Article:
Mets Do Not Need Kenley Jansen

John Harper makes a case in the New York Daily News that the Mets need to obtain Kenley Jansen to return to the postseason stating, “If the Mets want to take a huge step toward re-claiming that supremacy next year and beyond, they should make a big splash this off-season by signing Kenley Jansen.” He figures the Mets could obtain Jansen for a four year $54 million contract. His reasoning is flawed.

First of all, there is nothing about the Mets to suggest they can win a bidding war against the Dodgers for Jansen’s services. This doesn’t even account for other bigger spenders like the Cubs, Nationals, and Yankees also potentially getting involved. More importantly, there is no underlying need for Jansen.

Furthermore, the Mets already have a dominant closer in Jeurys Familia. Over the past two seasons, Familia has accumulated more appearances, more innings, and more saves than Jansen. Additionally, despite the current narrative floating around, Familia has been better in the postseason. In 13 postseason appearances, Familia has a 2.30 ERA and a 0.638 WHIP. In 15 postseason apperances, Jansen has a 3.38 ERA and a 1.250 WHIP. People forget that because Familia’s defense let him down in the World Series and he threw a bad pitch to Conor Gillaspie in the Wild Card Game. They also forget because Jansen has had back-to-back great performances in the postseason. That makes you forget the times Jansen has failed or his 6.75 NLDS ERA.

More important than that, the Mets have Addison Reed in the eighth inning. It is quite possible there was no better reliever in the National League than Reed this year. Reed had an amazing season that saw him shatter the Mets record for holds with him recording 40 this season. It’s all the more impressive when you consider Reed made the third most in the majors with the fifth best 1.97 ERA, and the highest WAR among relievers (2.9). Long story short, Reed has the eighth inning locked down.

Overall, between Familia and Reed the Mets have already made games a seven inning game. With the Mets young starters going 6+ per game, they don’t need the 7-8-9 dominant trio that other teams require. In fact, up until the rash of Mets starting pitching injuries this season, the seventh inning wasn’t an issue at all. Terry Collins was able to utilize his full bullpen, notably Hansel Robles, Jerry Blevins (a pending free agent), and when healthy, Jim Henderson, to get through the inning. It wasn’t until Seth Lugo and Robert Gsellman took over starting pitching spots that the seventh inning was an issue. It should be noted by that time, Fernando Salas (a pending free agent) locked it down.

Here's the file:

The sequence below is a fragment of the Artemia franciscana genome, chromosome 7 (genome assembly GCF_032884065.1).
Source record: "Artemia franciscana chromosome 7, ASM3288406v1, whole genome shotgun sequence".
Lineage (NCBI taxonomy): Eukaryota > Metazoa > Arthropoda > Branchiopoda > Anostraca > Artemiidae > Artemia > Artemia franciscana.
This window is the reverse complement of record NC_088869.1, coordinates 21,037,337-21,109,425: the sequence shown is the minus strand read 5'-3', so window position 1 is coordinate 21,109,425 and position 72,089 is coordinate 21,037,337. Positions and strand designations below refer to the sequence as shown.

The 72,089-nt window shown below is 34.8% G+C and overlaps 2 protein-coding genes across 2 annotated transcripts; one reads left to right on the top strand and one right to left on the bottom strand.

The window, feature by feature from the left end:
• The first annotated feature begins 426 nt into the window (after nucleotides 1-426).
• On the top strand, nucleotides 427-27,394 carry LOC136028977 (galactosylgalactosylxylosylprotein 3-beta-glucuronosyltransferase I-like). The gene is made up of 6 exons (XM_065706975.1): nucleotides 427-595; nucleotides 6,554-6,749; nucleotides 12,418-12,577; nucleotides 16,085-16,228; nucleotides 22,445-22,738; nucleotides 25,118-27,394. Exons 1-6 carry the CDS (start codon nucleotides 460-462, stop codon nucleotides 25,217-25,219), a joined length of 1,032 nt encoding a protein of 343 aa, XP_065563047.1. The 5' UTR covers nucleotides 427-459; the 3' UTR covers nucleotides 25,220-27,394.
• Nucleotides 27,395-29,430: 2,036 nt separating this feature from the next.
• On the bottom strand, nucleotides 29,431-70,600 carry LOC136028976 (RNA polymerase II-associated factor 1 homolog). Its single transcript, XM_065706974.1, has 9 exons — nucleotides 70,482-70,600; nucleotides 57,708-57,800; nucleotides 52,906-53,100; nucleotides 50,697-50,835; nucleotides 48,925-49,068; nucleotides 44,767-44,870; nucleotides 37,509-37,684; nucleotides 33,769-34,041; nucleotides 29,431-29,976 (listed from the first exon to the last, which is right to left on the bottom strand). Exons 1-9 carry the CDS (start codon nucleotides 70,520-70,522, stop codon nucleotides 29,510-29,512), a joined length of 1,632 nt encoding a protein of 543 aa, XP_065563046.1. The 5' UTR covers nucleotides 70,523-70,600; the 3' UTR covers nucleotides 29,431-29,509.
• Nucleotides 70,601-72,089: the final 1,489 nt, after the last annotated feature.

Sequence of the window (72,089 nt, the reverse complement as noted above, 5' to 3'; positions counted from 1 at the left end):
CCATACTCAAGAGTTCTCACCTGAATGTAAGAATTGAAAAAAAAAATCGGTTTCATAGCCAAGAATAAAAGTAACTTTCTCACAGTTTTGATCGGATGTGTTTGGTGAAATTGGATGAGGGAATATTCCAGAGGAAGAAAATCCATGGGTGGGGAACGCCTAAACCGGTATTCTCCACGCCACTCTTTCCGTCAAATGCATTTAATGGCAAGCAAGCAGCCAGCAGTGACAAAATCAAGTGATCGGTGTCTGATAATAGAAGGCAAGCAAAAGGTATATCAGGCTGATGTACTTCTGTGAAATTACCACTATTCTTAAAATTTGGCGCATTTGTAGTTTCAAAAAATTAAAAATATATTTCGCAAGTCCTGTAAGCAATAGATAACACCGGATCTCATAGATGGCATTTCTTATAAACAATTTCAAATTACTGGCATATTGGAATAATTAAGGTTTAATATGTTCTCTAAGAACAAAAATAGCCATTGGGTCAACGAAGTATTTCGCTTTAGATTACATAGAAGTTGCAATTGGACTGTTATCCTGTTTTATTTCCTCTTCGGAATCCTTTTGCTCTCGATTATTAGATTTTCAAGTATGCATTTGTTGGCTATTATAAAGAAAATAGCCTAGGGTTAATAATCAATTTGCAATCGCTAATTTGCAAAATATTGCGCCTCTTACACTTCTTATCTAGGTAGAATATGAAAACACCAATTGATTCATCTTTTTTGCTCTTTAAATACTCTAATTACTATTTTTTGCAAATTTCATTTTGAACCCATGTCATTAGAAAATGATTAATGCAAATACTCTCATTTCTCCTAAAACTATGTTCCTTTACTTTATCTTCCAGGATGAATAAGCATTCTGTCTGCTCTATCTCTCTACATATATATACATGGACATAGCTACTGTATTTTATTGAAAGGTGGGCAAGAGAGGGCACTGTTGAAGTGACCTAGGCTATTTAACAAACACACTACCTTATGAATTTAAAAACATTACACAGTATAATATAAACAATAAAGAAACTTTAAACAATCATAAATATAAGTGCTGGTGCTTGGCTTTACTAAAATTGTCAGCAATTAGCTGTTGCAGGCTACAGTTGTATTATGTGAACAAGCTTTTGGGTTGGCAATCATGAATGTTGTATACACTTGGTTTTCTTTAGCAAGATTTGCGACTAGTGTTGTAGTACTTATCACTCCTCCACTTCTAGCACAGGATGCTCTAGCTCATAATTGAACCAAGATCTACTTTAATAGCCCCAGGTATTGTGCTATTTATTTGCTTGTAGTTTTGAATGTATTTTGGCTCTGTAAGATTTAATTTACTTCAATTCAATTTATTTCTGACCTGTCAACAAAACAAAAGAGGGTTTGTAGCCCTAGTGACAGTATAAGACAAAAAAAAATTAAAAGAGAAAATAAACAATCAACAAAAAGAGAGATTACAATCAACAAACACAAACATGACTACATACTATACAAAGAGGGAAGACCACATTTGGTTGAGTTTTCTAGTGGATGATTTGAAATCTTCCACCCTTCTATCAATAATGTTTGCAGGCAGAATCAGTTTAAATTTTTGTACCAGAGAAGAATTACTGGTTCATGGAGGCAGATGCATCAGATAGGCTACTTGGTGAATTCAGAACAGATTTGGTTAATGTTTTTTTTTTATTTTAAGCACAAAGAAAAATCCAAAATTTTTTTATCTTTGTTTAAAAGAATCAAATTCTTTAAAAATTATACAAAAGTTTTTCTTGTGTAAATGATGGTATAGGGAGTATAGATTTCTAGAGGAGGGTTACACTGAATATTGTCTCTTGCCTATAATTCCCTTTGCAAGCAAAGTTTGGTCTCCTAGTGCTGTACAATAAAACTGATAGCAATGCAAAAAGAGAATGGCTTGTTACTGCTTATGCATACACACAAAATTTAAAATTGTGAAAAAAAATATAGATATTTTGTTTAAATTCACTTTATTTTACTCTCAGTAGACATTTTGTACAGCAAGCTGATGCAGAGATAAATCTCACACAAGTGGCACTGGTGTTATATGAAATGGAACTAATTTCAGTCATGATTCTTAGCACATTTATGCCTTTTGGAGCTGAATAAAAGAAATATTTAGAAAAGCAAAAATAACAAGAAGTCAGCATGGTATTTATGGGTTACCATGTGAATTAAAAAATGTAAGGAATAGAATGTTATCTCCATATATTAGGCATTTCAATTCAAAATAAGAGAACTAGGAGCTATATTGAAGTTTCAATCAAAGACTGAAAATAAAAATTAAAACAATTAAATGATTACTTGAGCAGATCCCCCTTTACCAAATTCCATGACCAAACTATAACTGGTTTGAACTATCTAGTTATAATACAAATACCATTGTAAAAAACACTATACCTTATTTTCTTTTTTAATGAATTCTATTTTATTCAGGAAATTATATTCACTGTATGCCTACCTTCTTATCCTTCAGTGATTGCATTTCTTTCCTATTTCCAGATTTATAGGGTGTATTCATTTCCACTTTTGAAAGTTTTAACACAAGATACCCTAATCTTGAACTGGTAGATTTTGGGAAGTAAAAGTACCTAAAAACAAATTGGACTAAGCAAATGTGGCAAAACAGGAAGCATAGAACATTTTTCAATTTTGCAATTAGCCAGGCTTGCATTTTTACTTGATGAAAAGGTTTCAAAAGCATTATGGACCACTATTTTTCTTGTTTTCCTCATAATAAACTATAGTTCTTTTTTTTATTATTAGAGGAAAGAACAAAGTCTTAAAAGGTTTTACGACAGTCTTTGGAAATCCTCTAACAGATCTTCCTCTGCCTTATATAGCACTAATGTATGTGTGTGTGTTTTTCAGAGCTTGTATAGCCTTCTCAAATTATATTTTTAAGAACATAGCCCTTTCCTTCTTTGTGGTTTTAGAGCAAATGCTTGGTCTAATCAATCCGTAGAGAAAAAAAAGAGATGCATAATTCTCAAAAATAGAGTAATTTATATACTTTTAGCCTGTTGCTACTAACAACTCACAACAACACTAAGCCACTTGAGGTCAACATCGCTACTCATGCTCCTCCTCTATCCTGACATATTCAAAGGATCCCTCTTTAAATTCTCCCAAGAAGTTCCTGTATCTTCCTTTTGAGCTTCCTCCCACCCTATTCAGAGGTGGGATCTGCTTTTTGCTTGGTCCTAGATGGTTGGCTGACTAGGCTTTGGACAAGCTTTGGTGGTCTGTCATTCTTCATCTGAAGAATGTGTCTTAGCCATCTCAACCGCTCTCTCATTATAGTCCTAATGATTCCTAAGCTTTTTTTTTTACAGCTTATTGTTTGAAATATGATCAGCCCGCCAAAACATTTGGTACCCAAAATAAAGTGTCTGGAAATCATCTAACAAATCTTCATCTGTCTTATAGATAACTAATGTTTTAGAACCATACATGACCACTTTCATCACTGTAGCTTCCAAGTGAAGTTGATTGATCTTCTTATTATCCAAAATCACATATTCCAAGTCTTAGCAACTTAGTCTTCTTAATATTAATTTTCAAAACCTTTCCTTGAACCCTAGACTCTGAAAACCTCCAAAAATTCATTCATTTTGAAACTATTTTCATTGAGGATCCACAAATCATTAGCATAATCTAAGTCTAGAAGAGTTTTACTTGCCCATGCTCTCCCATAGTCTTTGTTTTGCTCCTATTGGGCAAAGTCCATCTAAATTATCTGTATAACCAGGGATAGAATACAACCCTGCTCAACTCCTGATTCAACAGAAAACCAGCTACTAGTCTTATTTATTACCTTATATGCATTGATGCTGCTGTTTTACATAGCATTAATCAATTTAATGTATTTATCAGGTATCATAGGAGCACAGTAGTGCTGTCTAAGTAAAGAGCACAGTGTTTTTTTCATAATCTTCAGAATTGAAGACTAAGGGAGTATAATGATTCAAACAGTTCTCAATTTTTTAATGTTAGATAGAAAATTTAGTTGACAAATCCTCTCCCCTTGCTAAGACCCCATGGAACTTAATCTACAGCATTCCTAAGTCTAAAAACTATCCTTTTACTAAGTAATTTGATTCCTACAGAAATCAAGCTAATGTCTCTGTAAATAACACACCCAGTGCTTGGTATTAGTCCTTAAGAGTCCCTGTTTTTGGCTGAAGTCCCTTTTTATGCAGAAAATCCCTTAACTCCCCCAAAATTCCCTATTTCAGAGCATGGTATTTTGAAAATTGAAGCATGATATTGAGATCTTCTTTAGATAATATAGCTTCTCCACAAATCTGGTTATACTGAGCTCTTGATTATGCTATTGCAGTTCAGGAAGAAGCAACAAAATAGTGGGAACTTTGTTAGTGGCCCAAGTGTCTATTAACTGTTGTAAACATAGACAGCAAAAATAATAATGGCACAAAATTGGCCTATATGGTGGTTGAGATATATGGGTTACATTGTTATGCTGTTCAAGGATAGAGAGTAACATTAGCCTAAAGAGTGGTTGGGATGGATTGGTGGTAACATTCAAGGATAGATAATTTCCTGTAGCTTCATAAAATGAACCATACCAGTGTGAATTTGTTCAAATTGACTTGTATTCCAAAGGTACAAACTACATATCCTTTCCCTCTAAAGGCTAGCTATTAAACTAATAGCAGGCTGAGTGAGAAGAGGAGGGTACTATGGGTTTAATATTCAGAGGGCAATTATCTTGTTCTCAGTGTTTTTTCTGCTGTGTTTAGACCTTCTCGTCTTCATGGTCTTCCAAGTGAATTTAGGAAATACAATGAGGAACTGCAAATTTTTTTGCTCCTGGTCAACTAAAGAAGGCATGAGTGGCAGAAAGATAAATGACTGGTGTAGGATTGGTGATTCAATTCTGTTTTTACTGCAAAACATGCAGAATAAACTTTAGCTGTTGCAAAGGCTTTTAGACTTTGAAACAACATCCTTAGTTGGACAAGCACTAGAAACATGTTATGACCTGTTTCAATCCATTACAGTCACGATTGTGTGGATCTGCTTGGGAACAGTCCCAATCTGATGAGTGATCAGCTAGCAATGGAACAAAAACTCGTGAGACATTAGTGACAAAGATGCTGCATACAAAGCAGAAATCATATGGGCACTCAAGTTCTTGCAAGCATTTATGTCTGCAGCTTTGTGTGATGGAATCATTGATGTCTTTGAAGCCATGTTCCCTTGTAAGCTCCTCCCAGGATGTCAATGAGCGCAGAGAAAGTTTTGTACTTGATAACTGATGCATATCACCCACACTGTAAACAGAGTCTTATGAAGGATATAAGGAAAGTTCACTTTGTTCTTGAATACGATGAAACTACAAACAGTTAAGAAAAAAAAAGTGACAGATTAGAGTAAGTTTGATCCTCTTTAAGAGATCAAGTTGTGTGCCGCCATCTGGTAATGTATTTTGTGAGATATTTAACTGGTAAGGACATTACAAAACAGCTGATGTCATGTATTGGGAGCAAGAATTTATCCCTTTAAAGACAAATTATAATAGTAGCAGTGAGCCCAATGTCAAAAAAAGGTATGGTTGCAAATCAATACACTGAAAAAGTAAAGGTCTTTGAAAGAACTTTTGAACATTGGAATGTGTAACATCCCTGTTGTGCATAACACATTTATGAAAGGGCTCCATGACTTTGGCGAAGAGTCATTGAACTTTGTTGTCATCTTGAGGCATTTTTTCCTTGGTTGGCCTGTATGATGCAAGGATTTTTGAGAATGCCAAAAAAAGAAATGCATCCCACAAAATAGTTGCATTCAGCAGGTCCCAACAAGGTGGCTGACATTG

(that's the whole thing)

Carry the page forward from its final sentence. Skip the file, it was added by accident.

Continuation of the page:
The overriding point is the Mets do not need a three headed monster coming out of the bullpen to return to the postseason. Instead, the Mets need their starting pitchers healthy, and they need to re-sign Yoenis Cespedes. Therein lies the rub. As noted by MMO., Mets payroll commitments for the 2017 season already hover around $108 million, and that is before the Mets seek to re-sign Cespedes, Neil Walker, and/or Bartolo Colon.

If the Mets were to re-sign Cespedes to and average annual value commensurate with his 2015 salary figure, the Mets payroll would jump to $135 million. Keep in mind, the Mets 2016 Opening Day payroll was $135 million, and the team had to stretch it to that point to accomodate Cespedes. It is hard to imagine the Mets expanding on this payroll figure when they had a higher payroll in 2016 and didn’t have a long postseason run to offset some of the cost.

If you add Jansen at an average annual value of $13.5 million, that would increase the Mets 2017 payroll to $121.5 million before address the Cespedes, second base, and fifth starter issues. Adding Jansen, a very nice but unnecessary piece, only serves to build a more dominant bullpen at the expense of building a complete team. Adding Jansen overlooks the real need for the Mets, which is their starting pitchers returning next season fully healthy. Overall, the model the Mets shouldn’t be looking at is the three headed monster in the bullpen. Rather, the Mets should be looking at their 2015 model which is being emulated by the Cleveland Indians this postseason:

A dominant young starting pitcher going as deep into the game as possible and then a two-headed monster coming out of the bullpen to win the game.

The Mets already have that in place. What they do not have in place is Cespedes. They cannot do anything to damage their chances to lock him up and return to their 2015 form.